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St. Thomas's dominant athletics programs have led it to be "involuntarily removed" from the MIAC, which it is a founding member of.

By Khadrice Rollins
May 22, 2019

The Minnesota Intercollegiate Athletic Conference (MIAC) is showing one of its most successful founding members the door.

The 13-school Division III league has decided to kick out the University of St. Thomas, one of its founding members, due to concerns about “athletic competitive parity.”

In short, St. Thomas is just too good at sports for the rest of the MIAC, and if the Tommies had stayed, the teams they had been pummeling were considering leaving, threatening the future of the conference.

St. Thomas has an enrollment about twice the size of the next largest school in the MIAC and is one of just two league members with at least 100 players on the football team, according to Pat Borzi of MinnPost. Add in the fact that in 2017 the Tommies’ conference results included an 84–0 rout of Hamline and a 97–0 thrashing of St. Olaf, and it starts to make sense why other schools wanted them gone.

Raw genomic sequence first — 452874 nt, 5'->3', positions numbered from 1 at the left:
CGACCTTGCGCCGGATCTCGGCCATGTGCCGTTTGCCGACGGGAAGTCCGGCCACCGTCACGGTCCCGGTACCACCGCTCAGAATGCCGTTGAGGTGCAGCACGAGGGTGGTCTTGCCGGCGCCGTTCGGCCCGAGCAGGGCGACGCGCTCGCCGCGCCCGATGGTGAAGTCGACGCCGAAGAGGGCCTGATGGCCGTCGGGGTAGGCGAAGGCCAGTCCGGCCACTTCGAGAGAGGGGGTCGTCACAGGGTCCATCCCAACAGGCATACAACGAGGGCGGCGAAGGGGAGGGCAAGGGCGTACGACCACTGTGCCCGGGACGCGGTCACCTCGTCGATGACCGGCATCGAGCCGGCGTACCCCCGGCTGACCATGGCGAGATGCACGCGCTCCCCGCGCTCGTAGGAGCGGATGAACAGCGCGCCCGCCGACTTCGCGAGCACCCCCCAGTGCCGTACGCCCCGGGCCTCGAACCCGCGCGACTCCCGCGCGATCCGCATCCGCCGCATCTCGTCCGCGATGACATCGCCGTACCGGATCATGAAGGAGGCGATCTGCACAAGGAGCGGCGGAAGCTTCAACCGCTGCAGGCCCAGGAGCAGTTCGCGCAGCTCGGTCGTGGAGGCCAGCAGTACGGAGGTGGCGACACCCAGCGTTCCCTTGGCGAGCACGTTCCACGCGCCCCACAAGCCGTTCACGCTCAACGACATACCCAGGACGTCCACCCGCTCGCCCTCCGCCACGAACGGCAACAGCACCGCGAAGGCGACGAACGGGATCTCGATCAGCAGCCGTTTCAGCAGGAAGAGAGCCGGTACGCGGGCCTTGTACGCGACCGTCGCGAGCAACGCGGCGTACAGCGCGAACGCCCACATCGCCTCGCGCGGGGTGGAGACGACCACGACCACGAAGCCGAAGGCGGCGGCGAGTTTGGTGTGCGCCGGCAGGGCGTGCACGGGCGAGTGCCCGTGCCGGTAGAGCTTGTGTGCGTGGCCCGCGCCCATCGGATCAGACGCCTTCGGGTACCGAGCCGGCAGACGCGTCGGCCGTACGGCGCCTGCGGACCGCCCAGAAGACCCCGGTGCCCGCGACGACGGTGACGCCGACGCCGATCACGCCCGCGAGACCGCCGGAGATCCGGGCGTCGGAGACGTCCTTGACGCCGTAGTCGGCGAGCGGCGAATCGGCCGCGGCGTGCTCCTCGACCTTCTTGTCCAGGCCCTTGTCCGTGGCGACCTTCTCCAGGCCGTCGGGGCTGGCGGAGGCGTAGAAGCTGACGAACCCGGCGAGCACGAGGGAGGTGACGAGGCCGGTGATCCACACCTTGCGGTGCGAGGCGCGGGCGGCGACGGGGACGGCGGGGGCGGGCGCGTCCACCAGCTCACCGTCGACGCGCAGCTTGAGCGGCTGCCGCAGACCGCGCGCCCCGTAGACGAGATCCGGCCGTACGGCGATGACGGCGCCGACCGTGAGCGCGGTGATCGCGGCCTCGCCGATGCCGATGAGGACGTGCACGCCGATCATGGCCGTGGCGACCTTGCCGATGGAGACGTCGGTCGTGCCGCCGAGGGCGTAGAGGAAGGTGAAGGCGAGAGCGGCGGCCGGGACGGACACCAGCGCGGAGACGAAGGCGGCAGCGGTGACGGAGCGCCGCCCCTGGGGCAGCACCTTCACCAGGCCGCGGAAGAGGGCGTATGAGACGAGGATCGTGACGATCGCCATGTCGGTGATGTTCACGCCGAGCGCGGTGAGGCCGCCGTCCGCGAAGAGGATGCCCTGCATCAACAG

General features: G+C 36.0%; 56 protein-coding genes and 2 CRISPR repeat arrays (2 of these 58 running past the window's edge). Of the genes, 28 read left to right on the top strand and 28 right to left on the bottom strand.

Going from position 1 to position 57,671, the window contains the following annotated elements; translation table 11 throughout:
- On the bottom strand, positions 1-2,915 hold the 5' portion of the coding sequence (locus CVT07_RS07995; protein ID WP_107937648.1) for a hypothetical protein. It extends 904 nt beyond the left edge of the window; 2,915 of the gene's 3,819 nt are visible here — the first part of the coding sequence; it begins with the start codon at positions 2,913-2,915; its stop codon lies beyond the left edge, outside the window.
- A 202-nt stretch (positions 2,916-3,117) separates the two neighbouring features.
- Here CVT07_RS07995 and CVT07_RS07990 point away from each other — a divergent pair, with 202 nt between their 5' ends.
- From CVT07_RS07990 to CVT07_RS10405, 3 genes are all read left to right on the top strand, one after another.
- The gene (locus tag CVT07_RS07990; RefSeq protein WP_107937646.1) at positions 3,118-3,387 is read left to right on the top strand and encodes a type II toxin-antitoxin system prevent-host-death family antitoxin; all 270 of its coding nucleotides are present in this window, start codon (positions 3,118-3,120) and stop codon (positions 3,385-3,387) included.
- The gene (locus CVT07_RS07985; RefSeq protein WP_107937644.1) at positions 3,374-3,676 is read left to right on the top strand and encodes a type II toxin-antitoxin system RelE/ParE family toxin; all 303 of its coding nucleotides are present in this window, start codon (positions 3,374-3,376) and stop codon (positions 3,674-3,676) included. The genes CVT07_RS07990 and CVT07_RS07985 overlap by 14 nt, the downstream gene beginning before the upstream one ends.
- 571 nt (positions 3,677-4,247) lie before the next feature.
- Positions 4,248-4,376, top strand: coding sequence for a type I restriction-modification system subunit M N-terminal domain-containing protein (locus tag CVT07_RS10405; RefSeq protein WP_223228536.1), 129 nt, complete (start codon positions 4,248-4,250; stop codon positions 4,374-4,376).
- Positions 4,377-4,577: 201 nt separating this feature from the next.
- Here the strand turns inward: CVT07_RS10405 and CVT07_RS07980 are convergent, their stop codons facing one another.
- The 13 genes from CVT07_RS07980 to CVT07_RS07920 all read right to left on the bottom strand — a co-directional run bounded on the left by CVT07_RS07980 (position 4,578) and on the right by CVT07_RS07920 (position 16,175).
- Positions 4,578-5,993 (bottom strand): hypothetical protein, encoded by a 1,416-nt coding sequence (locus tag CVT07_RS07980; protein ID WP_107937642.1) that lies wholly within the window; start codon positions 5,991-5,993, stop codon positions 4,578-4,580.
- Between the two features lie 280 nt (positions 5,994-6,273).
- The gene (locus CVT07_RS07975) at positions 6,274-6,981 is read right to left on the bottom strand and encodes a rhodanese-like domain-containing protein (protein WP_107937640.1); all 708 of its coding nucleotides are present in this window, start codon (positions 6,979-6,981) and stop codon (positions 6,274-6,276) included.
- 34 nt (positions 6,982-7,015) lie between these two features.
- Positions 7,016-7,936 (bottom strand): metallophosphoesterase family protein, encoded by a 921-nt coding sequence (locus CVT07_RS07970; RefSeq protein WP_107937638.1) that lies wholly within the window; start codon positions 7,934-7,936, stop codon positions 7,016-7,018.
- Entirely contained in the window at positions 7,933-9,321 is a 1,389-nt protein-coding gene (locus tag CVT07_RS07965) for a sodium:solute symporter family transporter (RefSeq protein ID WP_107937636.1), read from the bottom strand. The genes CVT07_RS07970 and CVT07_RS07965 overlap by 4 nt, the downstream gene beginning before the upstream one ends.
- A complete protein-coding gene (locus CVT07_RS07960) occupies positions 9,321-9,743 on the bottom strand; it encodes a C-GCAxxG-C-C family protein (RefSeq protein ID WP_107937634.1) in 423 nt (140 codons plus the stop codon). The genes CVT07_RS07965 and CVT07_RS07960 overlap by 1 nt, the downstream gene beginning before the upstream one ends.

St. Thomas only started dominating football after current coach Glenn Caruso arrived in 2008, but the school has begun to dominate most other sports, too. Since the 2013–14 school year, St. Thomas has 72 MIAC titles across all sports; the next closest league member has 16. According to Borzi, the university’s decisions to bring back its law school in 1999 and to add a nursing program soon have also ruffled feathers at smaller MIAC institutions located nearby in the Minneapolis–St. Paul area.

But at the end of the day, St. Thomas was one of the seven founding members of the conference and is now being told it’s too good and has to leave at the end of spring 2021.

Why ever try at anything when being awesome can backfire on you in such an aggressive way?

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